Main | Tuesday, July 02, 2013

FRANCE: Some Binational Gay Couples Cannot Marry Due To Decades-Old Treaties

Some binational couples have been barred from marrying in France due to decades-old treaties signed with eleven nations where same-sex marriage remains illegal.  Radio France Internationale reports:
In a circulaire (recommendation note) presented to French civil servants stipulating how the new marriage law should be applied, the note stated that nationals from 11 countries are subjected to marriage laws in their home countries because of bilateral conventions signed in the past with France. The countries affected are: Poland, Morocco, Bosnia-Herzegovina, Montenegro, Serbia, Kosovo, Slovenia, Cambodia, Laos, Tunisia and Algeria. These countries do not recognise gay marriage. This exception applies even if their partner is French, or has French residency rights.  “When a marriage is planned between two people of the same sex, and one of the future spouses is a national of one of these countries, the civil registrar cannot perform the marriage,” the note said.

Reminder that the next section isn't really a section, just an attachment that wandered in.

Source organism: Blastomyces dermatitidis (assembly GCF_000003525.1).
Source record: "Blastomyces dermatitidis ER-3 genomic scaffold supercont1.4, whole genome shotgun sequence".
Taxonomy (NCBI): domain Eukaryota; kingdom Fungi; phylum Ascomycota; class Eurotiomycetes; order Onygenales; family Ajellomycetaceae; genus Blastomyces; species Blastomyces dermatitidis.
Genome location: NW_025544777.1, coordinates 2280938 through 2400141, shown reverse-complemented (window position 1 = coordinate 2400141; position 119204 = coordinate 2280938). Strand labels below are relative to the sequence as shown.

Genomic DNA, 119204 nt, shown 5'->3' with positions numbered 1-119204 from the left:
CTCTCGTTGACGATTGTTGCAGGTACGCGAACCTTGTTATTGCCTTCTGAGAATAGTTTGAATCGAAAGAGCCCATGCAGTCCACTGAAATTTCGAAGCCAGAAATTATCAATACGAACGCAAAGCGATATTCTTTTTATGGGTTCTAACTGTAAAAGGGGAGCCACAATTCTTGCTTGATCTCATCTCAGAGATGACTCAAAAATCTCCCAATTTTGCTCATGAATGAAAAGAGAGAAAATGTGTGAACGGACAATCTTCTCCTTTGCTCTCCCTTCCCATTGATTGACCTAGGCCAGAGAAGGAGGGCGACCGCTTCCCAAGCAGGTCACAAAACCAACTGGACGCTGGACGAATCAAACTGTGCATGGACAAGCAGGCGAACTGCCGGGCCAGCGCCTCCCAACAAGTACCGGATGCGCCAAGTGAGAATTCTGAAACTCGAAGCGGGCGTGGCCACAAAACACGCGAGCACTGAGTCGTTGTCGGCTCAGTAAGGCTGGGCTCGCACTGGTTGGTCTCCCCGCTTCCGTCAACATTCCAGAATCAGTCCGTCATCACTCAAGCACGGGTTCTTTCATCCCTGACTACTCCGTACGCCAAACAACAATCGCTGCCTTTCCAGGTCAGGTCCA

Some of the bilateral accords date back to the 1950s. Activists are petitioning the French Justice Ministry.

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